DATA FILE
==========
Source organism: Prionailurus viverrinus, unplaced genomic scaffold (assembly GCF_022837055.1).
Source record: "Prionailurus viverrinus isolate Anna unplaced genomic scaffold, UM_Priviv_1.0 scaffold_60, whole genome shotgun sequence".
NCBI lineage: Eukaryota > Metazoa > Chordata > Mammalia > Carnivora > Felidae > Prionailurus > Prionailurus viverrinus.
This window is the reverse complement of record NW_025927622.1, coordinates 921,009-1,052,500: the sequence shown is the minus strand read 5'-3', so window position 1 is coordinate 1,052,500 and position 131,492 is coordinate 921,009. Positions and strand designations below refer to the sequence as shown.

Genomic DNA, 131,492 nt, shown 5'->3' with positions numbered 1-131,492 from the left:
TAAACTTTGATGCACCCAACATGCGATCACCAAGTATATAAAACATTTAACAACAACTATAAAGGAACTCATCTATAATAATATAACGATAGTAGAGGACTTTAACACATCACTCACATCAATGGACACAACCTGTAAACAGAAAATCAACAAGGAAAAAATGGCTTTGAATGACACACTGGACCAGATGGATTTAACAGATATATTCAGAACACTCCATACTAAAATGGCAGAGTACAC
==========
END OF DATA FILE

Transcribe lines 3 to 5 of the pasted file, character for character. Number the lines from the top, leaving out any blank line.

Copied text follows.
NCBI lineage: Eukaryota > Metazoa > Chordata > Mammalia > Carnivora > Felidae > Prionailurus > Prionailurus viverrinus.
This window is the reverse complement of record NW_025927622.1, coordinates 921,009-1,052,500: the sequence shown is the minus strand read 5'-3', so window position 1 is coordinate 1,052,500 and position 131,492 is coordinate 921,009. Positions and strand designations below refer to the sequence as shown.

Genomic DNA, 131,492 nt, shown 5'->3' with positions numbered 1-131,492 from the left: